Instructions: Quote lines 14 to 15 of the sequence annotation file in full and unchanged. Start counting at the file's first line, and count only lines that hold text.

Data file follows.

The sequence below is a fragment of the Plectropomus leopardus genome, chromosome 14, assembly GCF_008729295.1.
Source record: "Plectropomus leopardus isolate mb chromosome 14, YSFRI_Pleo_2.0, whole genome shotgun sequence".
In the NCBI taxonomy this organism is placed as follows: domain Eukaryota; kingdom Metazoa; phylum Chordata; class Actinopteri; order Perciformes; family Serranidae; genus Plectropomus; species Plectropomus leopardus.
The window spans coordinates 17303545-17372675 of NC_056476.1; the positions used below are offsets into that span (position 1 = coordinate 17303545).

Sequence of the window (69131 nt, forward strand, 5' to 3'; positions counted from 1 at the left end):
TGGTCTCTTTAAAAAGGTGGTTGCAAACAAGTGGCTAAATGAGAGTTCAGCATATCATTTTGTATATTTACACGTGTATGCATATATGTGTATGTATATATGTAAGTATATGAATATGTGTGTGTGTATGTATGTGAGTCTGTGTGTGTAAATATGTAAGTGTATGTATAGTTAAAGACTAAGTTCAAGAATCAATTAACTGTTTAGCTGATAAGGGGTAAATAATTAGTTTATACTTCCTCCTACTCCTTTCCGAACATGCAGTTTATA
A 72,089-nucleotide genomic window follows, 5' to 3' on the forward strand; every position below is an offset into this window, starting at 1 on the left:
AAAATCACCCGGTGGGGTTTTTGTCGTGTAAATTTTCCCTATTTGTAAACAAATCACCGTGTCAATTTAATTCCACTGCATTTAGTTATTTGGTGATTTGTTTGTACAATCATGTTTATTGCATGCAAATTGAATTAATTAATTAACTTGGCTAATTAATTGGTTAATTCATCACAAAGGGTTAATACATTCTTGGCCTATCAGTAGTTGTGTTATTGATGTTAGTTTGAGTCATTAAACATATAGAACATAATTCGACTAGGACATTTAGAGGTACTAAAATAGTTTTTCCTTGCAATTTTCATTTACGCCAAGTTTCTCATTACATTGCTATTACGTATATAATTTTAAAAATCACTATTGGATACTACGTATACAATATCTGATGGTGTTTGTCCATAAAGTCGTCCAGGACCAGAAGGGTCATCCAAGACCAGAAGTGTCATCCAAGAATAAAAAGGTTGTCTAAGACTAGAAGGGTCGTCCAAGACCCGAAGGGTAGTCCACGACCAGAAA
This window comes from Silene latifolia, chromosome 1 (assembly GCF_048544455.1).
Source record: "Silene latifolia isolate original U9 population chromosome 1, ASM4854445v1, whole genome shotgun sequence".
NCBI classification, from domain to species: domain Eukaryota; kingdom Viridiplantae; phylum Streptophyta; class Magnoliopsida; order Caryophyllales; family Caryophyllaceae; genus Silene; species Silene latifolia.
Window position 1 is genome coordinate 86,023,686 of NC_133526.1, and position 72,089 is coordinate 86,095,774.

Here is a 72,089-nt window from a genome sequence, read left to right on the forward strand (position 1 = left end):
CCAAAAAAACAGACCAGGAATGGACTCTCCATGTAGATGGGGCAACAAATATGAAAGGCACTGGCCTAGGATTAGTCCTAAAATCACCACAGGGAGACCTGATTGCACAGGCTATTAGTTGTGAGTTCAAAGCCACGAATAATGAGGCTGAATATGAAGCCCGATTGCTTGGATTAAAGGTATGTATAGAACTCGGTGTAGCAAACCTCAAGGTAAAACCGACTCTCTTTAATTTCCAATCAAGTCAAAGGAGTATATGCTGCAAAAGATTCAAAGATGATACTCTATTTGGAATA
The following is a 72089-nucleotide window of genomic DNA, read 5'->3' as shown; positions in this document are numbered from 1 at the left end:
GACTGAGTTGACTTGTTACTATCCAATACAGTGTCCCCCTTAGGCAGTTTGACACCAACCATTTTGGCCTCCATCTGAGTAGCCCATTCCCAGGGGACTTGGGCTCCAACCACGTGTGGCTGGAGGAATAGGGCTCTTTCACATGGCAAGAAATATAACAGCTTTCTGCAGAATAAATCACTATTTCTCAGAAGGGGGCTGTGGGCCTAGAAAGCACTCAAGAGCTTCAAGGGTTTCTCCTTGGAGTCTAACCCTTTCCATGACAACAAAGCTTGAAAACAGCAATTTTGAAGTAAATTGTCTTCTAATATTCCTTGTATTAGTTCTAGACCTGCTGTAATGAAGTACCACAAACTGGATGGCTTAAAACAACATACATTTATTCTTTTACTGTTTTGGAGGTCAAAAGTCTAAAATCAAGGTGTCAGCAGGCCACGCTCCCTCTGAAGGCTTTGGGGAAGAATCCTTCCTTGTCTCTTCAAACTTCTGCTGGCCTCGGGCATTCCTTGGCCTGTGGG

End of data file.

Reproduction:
CCAAAAAAACAGACCAGGAATGGACTCTCCATGTAGATGGGGCAACAAATATGAAAGGCACTGGCCTAGGATTAGTCCTAAAATCACCACAGGGAGACCTGATTGCACAGGCTATTAGTTGTGAGTTCAAAGCCACGAATAATGAGGCTGAATATGAAGCCCGATTGCTTGGATTAAAGGTATGTATAGAACTCGGTGTAGCAAACCTCAAGGTAAAACCGACTCTCTTTAATTTCCAATCAAGTCAAAGGAGTATATGCTGCAAAAGATTCAAAGATGATACTCTATTTGGAATA
The following is a 72089-nucleotide window of genomic DNA, read 5'->3' as shown; positions in this document are numbered from 1 at the left end: